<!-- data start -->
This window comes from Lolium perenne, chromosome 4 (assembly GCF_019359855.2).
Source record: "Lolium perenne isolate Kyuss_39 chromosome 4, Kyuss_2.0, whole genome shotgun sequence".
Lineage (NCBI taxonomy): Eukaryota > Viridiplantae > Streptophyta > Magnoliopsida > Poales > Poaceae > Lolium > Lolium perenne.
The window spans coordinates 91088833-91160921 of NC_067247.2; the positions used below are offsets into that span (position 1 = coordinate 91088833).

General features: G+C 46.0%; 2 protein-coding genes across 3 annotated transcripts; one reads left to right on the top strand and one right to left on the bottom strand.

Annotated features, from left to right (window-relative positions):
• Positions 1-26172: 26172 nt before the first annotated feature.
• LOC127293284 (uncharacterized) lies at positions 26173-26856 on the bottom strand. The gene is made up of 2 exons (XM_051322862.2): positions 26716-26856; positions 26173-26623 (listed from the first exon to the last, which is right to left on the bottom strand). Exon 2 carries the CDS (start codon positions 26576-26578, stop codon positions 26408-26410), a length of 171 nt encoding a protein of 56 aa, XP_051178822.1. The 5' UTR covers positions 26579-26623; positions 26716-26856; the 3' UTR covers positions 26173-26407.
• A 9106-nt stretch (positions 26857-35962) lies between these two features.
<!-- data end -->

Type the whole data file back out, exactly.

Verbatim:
This window comes from Lolium perenne, chromosome 4 (assembly GCF_019359855.2).
Source record: "Lolium perenne isolate Kyuss_39 chromosome 4, Kyuss_2.0, whole genome shotgun sequence".
Lineage (NCBI taxonomy): Eukaryota > Viridiplantae > Streptophyta > Magnoliopsida > Poales > Poaceae > Lolium > Lolium perenne.
The window spans coordinates 91088833-91160921 of NC_067247.2; the positions used below are offsets into that span (position 1 = coordinate 91088833).

General features: G+C 46.0%; 2 protein-coding genes across 3 annotated transcripts; one reads left to right on the top strand and one right to left on the bottom strand.

Annotated features, from left to right (window-relative positions):
• Positions 1-26172: 26172 nt before the first annotated feature.
• LOC127293284 (uncharacterized) lies at positions 26173-26856 on the bottom strand. The gene is made up of 2 exons (XM_051322862.2): positions 26716-26856; positions 26173-26623 (listed from the first exon to the last, which is right to left on the bottom strand). Exon 2 carries the CDS (start codon positions 26576-26578, stop codon positions 26408-26410), a length of 171 nt encoding a protein of 56 aa, XP_051178822.1. The 5' UTR covers positions 26579-26623; positions 26716-26856; the 3' UTR covers positions 26173-26407.
• A 9106-nt stretch (positions 26857-35962) lies between these two features.